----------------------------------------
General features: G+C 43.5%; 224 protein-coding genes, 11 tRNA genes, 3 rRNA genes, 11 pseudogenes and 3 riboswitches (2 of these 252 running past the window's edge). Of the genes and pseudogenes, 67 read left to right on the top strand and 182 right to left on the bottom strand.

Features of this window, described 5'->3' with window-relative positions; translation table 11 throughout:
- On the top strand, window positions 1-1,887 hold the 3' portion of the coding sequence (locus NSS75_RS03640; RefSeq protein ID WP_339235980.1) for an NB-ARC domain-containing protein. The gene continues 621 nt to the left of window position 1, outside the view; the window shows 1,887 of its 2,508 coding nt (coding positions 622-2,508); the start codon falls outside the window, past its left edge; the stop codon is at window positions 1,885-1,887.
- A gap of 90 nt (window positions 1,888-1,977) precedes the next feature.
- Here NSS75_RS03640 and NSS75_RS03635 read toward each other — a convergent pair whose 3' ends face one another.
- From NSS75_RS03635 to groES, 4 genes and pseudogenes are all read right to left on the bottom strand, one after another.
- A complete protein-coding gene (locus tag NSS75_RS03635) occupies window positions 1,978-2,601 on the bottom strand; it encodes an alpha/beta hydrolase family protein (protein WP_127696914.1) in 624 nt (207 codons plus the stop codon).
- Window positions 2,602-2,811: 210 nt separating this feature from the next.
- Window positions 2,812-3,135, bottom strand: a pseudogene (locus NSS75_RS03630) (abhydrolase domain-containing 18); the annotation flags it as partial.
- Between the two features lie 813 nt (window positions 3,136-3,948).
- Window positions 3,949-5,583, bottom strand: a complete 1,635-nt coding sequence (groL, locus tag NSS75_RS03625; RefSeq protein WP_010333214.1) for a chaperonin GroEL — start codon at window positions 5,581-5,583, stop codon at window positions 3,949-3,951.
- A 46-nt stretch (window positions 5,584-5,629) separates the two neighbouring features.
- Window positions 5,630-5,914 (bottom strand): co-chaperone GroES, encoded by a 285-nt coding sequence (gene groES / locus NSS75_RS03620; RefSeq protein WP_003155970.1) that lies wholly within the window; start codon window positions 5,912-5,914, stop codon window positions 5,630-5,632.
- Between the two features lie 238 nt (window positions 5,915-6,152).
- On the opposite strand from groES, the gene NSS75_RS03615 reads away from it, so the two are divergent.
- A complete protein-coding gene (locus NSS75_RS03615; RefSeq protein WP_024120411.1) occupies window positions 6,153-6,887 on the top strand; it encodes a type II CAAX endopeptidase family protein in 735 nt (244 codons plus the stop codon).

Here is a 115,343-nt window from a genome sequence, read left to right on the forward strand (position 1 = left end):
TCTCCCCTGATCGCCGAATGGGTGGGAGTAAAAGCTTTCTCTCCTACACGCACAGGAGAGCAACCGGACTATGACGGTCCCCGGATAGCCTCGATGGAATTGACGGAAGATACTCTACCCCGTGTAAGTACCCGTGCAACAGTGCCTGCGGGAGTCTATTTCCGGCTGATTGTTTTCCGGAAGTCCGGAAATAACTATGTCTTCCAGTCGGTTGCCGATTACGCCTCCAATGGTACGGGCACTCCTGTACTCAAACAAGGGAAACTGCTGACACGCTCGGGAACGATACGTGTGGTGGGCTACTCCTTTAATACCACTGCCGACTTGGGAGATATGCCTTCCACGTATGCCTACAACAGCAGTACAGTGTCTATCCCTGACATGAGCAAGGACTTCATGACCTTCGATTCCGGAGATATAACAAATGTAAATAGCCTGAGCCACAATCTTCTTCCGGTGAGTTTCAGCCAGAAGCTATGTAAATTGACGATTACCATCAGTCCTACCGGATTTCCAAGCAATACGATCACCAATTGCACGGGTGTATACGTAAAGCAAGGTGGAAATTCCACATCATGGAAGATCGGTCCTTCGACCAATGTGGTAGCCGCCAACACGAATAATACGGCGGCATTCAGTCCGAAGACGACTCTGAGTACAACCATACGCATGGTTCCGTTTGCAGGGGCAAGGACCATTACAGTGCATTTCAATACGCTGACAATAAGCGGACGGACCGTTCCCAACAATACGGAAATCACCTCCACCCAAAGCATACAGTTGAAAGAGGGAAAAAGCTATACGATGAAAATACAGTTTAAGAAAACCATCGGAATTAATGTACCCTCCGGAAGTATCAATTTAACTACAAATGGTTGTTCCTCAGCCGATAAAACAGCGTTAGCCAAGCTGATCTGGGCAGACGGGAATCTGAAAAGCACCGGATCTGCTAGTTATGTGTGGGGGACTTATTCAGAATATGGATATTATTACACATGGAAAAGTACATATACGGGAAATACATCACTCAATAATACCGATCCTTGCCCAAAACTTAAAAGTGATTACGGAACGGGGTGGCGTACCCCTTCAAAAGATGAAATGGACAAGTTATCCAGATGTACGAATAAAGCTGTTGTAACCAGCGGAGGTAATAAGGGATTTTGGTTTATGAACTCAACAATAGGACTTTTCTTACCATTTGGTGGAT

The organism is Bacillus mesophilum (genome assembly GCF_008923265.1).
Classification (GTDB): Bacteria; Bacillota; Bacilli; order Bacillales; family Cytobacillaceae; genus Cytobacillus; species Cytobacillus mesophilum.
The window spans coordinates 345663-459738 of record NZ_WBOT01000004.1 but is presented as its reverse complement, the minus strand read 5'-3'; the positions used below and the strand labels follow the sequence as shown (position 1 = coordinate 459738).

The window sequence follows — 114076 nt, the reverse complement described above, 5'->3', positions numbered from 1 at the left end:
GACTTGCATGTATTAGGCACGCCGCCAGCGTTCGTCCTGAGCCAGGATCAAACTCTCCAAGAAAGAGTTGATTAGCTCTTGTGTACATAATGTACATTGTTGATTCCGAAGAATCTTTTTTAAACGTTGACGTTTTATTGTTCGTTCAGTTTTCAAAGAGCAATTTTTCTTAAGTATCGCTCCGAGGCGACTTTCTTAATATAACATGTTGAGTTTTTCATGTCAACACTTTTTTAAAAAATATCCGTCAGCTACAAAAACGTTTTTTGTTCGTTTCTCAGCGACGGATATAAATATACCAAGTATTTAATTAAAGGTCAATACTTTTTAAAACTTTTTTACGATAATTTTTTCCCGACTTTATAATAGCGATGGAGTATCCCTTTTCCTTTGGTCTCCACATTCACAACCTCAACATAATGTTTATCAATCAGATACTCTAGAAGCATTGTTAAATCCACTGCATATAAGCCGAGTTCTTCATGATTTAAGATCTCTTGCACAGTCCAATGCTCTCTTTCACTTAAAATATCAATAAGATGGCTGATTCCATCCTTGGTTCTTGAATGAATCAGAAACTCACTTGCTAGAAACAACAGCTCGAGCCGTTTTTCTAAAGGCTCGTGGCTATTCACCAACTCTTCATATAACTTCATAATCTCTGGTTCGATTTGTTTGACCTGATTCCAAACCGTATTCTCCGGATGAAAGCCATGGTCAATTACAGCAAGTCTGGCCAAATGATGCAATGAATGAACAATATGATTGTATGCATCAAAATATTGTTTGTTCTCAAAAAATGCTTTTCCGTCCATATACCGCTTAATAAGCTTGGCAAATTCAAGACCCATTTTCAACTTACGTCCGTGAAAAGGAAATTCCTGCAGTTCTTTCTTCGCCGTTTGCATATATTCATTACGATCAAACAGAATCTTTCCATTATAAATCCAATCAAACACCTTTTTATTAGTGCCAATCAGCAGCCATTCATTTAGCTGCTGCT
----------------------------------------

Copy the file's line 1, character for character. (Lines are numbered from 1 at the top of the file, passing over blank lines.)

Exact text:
General features: G+C 43.5%; 224 protein-coding genes, 11 tRNA genes, 3 rRNA genes, 11 pseudogenes and 3 riboswitches (2 of these 252 running past the window's edge). Of the genes and pseudogenes, 67 read left to right on the top strand and 182 right to left on the bottom strand.